12. Physiology of cornea The two primary physiological functions of the cornea are (i) To act as a major refracting medium (ii) To protect the intraocular contents. Cornea performs these functions by maintaining its transparency and regular replacement of its tissues
  13. Corneal Transparency • Peculiar arrangement of corneal lamellae • Avascularity of cornea. • Relative state of dehydration (78% water content), which is maintained by the barrier effects of epithelium and endothelium and the active Na+ K+ ATP ase pump of the endothelium. • Swelling pressure (SP) of the stroma which counters the imbibition effect of intraocular pressure (IOP). • Corneal crystallins, i.e, water soluble proteins of keratocytes also contribute to corneal transparency at the cellular level. For these processes, cornea needs some energy.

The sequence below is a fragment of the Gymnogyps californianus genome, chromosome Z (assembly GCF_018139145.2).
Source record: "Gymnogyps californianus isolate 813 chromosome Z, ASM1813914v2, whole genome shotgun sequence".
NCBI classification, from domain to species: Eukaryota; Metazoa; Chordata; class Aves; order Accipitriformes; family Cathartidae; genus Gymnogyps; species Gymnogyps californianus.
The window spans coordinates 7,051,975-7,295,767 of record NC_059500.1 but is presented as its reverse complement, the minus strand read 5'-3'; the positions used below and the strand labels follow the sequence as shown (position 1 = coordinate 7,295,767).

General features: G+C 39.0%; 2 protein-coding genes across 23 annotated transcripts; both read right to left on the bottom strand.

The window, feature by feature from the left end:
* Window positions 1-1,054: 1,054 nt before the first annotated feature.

14. Metabolism of cornea • Most actively metabolizing layers of the cornea are epithelium and endothelium, the former being 10 times thicker than the latter requires a proportionately larger supply of metabolic substrates.
  15. Source of nutrients for cornea • 1. Solutes (glucose and others) enter the cornea by either simple diffusion or active transport through aqueous humour and by diffusion from the perilimbal capillaries. • 2. Oxygen is derived directly from air through the tear film. This is an active process undertaken by the epithelium. Therefore, corneal hypoxia may occur with over wear of contact lenses. • Some oxygen may reach the superficial layers of cornea from the perilimbal capillaries (especially when eyelids are closed) and deeper corneal layers through the aqueous humour
  16. • Endothelium requires oxygen and glucose for metabolic activities and proper functioning of Na+ - K+ ATPase pump. Like other tissues, the epithelium can metabolize glucose both aerobically and anaerobically into carbon dioxide and water and lactic acid, respectively. Thus, under anaerobic conditions lactic acid accumulates in the cornea